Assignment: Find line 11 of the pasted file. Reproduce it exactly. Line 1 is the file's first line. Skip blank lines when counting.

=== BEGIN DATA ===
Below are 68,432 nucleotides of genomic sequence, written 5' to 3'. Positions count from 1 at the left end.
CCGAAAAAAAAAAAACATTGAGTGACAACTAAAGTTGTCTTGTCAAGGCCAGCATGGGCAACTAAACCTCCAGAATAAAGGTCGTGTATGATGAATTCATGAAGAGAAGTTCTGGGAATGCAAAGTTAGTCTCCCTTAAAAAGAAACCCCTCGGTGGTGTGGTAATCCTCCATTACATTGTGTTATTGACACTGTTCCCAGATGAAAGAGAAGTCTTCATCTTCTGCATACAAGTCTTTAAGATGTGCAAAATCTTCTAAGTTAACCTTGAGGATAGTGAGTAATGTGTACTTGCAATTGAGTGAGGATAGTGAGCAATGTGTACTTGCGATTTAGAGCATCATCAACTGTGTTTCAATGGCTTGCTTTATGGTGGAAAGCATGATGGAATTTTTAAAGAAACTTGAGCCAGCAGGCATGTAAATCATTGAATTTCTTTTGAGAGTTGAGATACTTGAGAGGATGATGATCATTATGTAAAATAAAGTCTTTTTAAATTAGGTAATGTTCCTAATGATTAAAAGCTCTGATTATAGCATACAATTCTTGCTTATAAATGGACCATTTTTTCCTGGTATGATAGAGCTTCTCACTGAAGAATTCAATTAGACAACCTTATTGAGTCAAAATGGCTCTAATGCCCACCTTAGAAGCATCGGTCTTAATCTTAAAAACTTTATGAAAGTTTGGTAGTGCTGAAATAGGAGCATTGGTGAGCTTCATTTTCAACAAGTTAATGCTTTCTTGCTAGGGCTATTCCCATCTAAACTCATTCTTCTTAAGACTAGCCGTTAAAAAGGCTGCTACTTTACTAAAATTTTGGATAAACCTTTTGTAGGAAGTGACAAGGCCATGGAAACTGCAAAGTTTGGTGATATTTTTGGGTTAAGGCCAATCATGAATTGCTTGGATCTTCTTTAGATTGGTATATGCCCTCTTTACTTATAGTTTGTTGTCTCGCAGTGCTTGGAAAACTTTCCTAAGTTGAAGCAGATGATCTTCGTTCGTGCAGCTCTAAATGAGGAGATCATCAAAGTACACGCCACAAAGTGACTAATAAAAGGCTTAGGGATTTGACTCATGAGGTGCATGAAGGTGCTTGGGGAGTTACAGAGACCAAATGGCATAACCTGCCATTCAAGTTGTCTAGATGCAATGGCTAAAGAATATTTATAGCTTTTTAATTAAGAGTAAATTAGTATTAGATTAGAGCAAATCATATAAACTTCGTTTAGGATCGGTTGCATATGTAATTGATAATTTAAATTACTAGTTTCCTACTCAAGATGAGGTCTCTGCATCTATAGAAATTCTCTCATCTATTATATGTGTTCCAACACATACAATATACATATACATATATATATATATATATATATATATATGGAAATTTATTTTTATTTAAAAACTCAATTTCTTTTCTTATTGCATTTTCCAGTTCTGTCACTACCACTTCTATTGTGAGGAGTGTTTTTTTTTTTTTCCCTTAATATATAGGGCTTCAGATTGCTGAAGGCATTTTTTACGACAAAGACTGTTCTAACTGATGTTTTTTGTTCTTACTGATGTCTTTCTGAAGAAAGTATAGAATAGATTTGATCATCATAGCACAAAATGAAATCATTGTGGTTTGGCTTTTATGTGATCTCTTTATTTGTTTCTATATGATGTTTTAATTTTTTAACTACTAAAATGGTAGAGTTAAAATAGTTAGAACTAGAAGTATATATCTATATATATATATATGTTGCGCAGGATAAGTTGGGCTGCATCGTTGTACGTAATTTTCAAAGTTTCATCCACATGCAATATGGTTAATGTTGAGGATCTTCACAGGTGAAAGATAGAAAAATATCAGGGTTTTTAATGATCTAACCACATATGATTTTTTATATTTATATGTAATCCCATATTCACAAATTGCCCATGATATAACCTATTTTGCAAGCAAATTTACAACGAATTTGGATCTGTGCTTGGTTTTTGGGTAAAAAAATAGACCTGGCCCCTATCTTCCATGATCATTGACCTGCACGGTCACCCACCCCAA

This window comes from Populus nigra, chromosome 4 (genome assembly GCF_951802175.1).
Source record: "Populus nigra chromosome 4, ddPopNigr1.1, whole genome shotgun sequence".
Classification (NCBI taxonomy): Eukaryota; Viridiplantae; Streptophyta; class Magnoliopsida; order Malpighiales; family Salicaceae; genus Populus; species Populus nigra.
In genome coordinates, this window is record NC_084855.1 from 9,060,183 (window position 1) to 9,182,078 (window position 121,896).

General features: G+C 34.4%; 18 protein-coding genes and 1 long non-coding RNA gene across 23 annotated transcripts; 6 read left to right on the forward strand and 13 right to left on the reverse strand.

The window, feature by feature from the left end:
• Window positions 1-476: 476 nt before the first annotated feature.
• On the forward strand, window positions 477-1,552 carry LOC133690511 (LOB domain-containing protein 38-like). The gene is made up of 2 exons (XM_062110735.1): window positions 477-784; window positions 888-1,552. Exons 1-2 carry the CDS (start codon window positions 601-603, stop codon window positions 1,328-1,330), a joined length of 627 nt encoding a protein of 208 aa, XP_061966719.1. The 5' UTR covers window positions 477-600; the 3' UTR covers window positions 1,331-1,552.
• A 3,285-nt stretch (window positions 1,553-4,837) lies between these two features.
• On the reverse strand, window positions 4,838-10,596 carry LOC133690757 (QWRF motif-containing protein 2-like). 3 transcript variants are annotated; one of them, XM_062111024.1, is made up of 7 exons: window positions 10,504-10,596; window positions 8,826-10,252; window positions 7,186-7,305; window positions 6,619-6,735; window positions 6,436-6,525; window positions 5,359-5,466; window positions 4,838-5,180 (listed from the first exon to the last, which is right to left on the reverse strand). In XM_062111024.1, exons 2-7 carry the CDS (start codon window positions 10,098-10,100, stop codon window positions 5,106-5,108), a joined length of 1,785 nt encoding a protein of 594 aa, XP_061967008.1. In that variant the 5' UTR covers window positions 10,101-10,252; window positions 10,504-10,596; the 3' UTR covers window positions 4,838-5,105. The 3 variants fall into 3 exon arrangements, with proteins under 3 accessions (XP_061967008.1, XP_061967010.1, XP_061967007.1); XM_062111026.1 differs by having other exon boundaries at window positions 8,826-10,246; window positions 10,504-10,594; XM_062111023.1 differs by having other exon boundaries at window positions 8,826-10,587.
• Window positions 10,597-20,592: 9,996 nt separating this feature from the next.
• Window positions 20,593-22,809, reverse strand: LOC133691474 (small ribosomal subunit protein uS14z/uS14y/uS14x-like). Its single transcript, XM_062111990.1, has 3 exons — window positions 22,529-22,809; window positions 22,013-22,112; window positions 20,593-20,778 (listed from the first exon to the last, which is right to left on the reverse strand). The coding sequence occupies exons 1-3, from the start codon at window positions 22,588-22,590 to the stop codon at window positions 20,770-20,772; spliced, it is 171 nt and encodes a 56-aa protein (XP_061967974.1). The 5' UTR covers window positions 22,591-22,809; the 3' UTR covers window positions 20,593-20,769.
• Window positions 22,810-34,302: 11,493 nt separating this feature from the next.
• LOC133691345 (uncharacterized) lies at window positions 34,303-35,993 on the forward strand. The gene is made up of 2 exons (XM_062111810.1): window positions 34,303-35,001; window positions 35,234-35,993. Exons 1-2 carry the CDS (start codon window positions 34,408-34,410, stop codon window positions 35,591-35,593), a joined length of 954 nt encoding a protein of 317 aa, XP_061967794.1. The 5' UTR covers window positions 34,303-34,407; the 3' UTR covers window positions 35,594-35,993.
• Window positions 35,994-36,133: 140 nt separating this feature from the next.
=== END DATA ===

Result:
• A 3,285-nt stretch (window positions 1,553-4,837) lies between these two features.